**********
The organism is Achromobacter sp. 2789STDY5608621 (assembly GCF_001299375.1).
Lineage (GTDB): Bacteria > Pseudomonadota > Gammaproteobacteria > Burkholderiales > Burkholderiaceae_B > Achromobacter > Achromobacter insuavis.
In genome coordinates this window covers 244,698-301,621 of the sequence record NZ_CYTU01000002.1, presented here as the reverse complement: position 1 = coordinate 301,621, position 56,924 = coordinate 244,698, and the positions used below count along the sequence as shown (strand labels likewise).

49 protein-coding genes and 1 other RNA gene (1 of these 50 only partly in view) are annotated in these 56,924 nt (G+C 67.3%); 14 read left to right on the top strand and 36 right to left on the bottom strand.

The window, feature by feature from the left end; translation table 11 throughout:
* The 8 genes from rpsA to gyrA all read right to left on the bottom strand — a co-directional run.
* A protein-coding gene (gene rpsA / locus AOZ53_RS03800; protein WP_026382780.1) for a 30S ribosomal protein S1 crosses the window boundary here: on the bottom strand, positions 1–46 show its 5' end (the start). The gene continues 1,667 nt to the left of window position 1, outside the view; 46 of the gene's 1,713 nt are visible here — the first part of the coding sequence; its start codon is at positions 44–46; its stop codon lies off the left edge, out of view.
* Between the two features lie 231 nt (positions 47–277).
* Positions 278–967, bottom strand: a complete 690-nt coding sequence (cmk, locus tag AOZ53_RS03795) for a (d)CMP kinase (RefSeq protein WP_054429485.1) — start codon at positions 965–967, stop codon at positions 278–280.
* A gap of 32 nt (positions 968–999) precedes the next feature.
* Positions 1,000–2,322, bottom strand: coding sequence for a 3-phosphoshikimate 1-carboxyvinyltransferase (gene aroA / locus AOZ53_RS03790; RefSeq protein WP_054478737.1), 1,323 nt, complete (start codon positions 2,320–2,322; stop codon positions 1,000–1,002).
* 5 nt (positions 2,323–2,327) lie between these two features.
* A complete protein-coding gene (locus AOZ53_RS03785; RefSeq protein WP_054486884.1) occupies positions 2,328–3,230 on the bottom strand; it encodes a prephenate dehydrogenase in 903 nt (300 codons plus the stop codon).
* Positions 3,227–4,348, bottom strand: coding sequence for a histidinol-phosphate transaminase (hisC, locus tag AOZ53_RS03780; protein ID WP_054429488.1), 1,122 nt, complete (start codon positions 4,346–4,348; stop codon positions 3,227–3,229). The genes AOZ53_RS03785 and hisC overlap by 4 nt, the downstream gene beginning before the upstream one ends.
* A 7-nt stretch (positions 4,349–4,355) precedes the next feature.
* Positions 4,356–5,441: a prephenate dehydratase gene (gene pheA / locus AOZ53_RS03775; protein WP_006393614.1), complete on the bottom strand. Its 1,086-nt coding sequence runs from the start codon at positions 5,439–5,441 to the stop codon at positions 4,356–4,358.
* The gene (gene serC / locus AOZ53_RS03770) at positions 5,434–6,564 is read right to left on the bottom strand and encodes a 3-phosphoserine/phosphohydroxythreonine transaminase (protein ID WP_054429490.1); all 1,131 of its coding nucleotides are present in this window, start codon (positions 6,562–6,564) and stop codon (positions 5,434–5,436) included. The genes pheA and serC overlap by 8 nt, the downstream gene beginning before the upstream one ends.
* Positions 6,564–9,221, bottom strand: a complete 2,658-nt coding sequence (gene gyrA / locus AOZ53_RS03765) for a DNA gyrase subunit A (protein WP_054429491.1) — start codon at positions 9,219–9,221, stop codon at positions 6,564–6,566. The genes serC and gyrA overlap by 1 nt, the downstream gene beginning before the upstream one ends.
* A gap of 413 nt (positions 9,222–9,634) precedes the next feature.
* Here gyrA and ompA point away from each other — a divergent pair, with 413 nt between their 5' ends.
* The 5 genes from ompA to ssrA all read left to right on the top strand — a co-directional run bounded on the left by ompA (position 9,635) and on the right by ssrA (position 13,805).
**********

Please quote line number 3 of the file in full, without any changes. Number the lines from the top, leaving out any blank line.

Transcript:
In genome coordinates this window covers 244,698-301,621 of the sequence record NZ_CYTU01000002.1, presented here as the reverse complement: position 1 = coordinate 301,621, position 56,924 = coordinate 244,698, and the positions used below count along the sequence as shown (strand labels likewise).